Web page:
Along Interstate 84, US 30 Sustains Oregon Small Towns

IMG_3261PENDLETON, OREGON—Along much of its route through Oregon, US Highway 30, is now co-located with (subsumed by) Interstate 84, which runs from Pocatello, Idaho, to Portland, Oregon. Destined for Pendleton, Oregon, the GPS had a simple command this morning: Drive 450 miles on Interstate 84.” Aside from gas, which I needed more than usual because of a 25-knot headwind, I had two planned stops, previously researched on They had more in common that the brew pubs where I planned to eat lunch and dinner. Through both of them, US 30 departed from I-84 to follow its original route through the heart of town.

Conceived and built in the 1920s, the US Highway system linked the main streets of America. It was the economic circulatory system that sustained the life of towns large and small from one coast to the other. It helped build—and unite—the nation during the formative years of the people we Baby Boomers call mom and dad. When getting places more quickly, and without bothering with places we didn’t need to visit, we conceived the US Highway system’s offspring, the Interstate system. A transcontinental network, it’s defined by “limited access,”meaning you can only get on and off at certain interchanges. You know, the on-and-off-ramps outside of town were Walmart and all the franchise businesses are located.

IMG_3252Over time, many of the US Highways have been co-located with interstates. But Oregon is the first I’ve seen where the subsumed highway has kept its primary role as a life-giving business route. And in Oregon, it also happens to follow the Oregon trail, a fact noted in the cities where I ate. Getting to the Bull Ridge Brewpub in Baker City was a challenge because all of the main roads through it were blocked off. Stephen, the barkeep, explained that today was Cycle Oregon, and the racers were due through town at 2 p.m. He couldn’t explain why they closed the streets before noon. The beer was okay, but the blackboard listed three IPAs, a Hefeweizen, and a Schwarzenberg, a black lager. I went with the session IPA at $4.50 a 12-ounce pint and an $11 chicken wrap with clam chowder.

About 98 miles farther west on I-84 is Pendleton, where US 30 again swerves into town. I rolled past the Prodigal Son Brewing Company on Court Ave., the west-bound one-way half of the main drag. Seeing the four picnic tables full of people outside its historic building made a positive impression. But I needed to work up an appetite, so after finding the Rodeway Inn and Suites around the corner from the brewery (making this the perfect overnight so far this trip!) I set out to explore main street, and to find the source of the music that filled the air.

IMG_3282The seat of Umatilla County, named for the river whose shore is one of its river-walk borders, Pendleton is a small town of 16,612 people. One of them is Angel Murillo, a student at the local community college who works at Hamely’s, the world famous cowboy outfitter established in 1883. It was having a big saddle sale. Explaining that Ole Blue already had a saddle, we chatted about the town and what it had to offer. “I’ve only been here a couple of years, and everyone tells me that there’s nothing to do, but I’ve been getting along all right.”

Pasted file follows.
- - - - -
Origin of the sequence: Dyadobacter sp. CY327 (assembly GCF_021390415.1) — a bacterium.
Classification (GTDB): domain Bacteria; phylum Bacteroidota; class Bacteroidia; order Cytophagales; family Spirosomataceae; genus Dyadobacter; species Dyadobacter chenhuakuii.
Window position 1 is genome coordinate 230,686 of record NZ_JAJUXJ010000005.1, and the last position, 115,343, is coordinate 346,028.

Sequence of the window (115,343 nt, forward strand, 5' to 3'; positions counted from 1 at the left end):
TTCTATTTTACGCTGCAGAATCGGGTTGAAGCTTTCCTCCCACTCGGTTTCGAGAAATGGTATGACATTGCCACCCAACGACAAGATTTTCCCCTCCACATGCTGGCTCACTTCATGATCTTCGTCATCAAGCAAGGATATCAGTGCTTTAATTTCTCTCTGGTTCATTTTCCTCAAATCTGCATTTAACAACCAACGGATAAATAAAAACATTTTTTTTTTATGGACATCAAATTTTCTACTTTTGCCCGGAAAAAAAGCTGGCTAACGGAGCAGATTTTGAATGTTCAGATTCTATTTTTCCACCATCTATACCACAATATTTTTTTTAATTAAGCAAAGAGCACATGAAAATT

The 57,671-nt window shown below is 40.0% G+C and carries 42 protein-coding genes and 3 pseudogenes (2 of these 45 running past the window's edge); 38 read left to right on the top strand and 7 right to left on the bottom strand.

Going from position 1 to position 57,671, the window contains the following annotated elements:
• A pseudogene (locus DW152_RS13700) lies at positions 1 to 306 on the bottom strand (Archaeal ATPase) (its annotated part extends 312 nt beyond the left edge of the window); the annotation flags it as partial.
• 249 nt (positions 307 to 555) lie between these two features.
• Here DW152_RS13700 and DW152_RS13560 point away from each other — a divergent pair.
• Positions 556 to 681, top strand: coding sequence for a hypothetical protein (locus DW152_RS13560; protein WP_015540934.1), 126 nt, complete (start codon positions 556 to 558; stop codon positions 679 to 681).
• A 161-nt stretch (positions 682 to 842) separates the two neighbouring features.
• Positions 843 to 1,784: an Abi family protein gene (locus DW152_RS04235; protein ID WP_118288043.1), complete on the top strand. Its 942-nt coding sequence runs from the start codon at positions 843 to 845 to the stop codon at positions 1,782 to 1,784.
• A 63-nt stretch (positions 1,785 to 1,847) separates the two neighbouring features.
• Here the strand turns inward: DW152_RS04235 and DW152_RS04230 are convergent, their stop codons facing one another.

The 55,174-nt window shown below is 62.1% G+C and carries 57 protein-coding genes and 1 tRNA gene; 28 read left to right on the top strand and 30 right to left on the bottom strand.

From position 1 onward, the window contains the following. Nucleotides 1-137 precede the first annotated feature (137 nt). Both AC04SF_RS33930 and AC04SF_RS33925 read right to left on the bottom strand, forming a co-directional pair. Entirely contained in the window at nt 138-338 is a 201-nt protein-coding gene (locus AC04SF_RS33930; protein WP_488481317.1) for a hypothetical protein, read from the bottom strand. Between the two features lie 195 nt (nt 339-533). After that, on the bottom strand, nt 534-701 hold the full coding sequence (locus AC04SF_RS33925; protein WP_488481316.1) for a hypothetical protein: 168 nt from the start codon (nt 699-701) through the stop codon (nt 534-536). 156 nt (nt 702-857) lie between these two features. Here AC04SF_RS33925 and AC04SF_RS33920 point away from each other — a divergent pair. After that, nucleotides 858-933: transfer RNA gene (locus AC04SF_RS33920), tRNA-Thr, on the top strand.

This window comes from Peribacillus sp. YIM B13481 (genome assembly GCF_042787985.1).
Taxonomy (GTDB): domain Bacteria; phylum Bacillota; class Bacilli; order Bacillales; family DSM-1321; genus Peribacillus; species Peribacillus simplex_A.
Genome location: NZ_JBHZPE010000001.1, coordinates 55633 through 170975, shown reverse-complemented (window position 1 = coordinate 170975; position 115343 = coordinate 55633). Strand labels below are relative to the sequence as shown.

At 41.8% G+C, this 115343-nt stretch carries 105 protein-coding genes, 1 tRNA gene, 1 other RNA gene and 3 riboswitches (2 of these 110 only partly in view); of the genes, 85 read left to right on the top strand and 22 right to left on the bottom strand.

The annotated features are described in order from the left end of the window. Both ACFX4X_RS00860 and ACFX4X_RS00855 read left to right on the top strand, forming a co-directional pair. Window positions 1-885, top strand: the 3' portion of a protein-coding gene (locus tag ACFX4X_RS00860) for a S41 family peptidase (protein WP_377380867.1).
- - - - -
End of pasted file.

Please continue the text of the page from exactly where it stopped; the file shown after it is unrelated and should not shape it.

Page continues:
I should hope so. There are shops on the main streets and those connected to it that offer everything from books and music and quilting supplies to the expected banks, beauty salons, and western outfitters. What is unusual is that there are a half dozen or so hotels downtown, including the Rodeway. That might be because of the Pendleton Roundup, a weeklong rodeo extravaganza first held in 1910. In no uncertain terms, said Angel, it is a VERY BIG DEAL.

IMG_3301Seeing signs pointing to museums, something called the underground, and the river walk, I made it to the river and a sign proclaiming Court Ave. as the original path of the Oregon Trail before the music drew me back downtown. It was, indeed, a live performance situated on the front lawn of a cowboy bar. The singer promised the folks, and there were a good number of them, that “they’d find love on Facebook…so stay inside, turn of your teevees, and log on.”

IMG_3323After walking for more than an hour, it was time for dinner. The Prodigal Son’s Bruce’/Lee Porter ($4.50 for an honest, 16-ounce pint) was smooth, with a full creamy body that now ranks in my Top-5 porters. And the High ‘n Rye Pale Ale was robust, with a sharp edge to it that made me want another. But there was no room left. The half-pound Pit Boss burger, with bacon, cheddar cheese, tomato, lettuce, jalapeños, and an onion ring, didn’t leave any room. I was eyeing the chocolate chip cake, chocolate, and marshmallow cream whoopee pie for dessert, but there wasn’t room for that, either. As it is, I won’t need to eat again until dinner time tomorrow in Portland.


About smspangler

Freelance writer, editor, and photographer of myriad aviation topics and the exploration of America's small towns.
This entry was posted in Craft Beer, Food, Lodging, Main Street, Motorcycle, Travel and tagged , , , , . Bookmark the permalink.

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